There have been martyrs for their faith since the early days of the Christian movement. John lost his head at the command of Herod. Stephen succumbed to stoning by a mob in Jerusalem. Paul likely died in a Roman prison, as did many others living under the rule of Nero.
Early in the church’s history a day was set aside to honor the sacrifice of these martyrs. By the 9th century November 1st of each year was set as the day for this purpose. It came to be known as All Saints’ Day.
Over time we have observed that while not all of us are called to shed our blood for following Jesus, all of us are called to be saints. None of us acts like a saint all the time, but all of us own the potential to live nobler, more fruitful, lives.
This Sunday, All Saints’ Sunday, we gather to give thanks for those saints from our congregation who have lived among us and have died in the faith. They did not find a cure for cancer, convert millions by their preaching or discovery lost worlds. But they did attend worship, phone a friend who was having a difficult time and bring a casserole for CARITAS. This is who saints are and what saints do.
This Sunday’s worship will include a prayer of remembrance and gratitude for the saints, the ordinance of the Lord’s Supper and beautiful music by our Chancel choir.
Music for All Saints’
It is appropriate that in the years 1914/15, towards the end of his life, C. Hubert H. Parry decided with his Songs of Farewell to set to music various poems that deal with the loss of human life as we know it on this earth. It is also no coincidence that this choral work, expressing concerns about life and death, was composed during the course of the First World War, when the value of human life was so wantonly disregarded.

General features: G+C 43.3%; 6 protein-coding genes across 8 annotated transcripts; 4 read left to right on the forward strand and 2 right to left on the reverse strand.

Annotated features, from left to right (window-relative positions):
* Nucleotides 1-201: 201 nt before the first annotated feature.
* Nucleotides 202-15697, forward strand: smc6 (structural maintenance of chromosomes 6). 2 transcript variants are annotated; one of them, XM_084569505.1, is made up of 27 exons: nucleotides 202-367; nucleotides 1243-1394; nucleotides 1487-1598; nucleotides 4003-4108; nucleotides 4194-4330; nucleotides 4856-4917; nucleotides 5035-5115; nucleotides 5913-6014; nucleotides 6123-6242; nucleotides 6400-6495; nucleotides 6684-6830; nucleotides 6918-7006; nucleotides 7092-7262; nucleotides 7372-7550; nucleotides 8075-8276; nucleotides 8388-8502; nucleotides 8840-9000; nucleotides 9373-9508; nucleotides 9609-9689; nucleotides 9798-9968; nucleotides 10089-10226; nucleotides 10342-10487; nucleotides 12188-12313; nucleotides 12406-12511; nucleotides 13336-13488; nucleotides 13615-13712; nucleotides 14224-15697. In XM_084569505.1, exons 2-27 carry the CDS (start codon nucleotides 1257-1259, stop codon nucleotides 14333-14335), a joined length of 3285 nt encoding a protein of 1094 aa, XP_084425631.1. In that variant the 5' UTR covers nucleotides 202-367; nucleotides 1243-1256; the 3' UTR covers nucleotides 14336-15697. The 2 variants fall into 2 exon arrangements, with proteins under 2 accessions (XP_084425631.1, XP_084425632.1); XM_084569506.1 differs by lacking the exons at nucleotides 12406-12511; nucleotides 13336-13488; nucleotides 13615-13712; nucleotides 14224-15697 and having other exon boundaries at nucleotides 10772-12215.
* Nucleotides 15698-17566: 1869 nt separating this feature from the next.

Sunday’s first motet from Parry’s collection is a setting of a text by the Welsh metaphysical poet, Henry Vaughan (1621-1695). Contrasting themes of war and peace, with similarly contrasting musical gestures, point up the conflict that we, as humans in search of understanding, endure as we contemplate our lives on earth and our lives in God’s eternal presence.
My soul, there is a country
Far beyond the stars,
Where stands a winged sentry
All skilful in the wars:
There, above noise and danger
Sweet Peace sits crowned with smiles
And One, born in a manger
Commands the beauteous files.
He is thy gracious friend
And, O my soul, awake!
Did in pure love descend
To die here for thy sake.
If thou canst get but thither,
There grows the flow’r of Peace,
The Rose that cannot wither,
Thy fortress and thy ease.
Leave then thy foolish ranges,
For none can thee secure
But One who never changes,
Thy God, thy life, thy cure.
The other texts of the Songs of Farewell that we will sing are given below for your contemplation as we approach All Saints’ Sunday:
I know my soul hath power to know all things,
Yet she is blind and ignorant in all:
I know I’m one of Nature’s little kings,
Yet to the least and vilest things am thrall.
I know my life’s a pain and but a span;
I know my sense is mock’d in ev’rything;
And, to conclude, I know myself a Man,
Which is a proud and yet a wretched thing.
—John Davies (1569-1626)
Never weather-beaten sail more willing bent to shore.
Never tired pilgrim’s limbs affected slumber more,
Than my wearied sprite now longs to fly out of my troubled breast:
O come quickly, sweetest Lord, and take my soul to rest.
Ever blooming are the joys of Heaven’s high Paradise.
Cold age deafs (deafens) not there our ears nor vapour dims our eyes:
Glory there the sun outshines whose beams the blessed only see:
O come quickly, glorious Lord, and raise my sprite (spirit) to thee!
—Thomas Campion (1567-1620)
There is an old belief,
That on some solemn shore,
Beyond the sphere of grief
Dear friends shall meet once more.
Beyond the sphere of Time and Sin
And Fate’s control,
Serene in changeless prime
Of body and of soul.
That creed I fain would keep
That hope I’ll ne’er forgo,
Eternal be the sleep,
If not to waken so.
—John Gibson Lockhart (1794-1854)